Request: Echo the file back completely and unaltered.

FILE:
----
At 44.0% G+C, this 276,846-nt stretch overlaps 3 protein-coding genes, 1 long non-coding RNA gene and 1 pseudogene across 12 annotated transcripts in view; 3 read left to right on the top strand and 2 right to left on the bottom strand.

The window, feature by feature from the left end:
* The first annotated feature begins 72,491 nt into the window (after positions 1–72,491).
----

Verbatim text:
At 44.0% G+C, this 276,846-nt stretch overlaps 3 protein-coding genes, 1 long non-coding RNA gene and 1 pseudogene across 12 annotated transcripts in view; 3 read left to right on the top strand and 2 right to left on the bottom strand.

The window, feature by feature from the left end:
* The first annotated feature begins 72,491 nt into the window (after positions 1–72,491).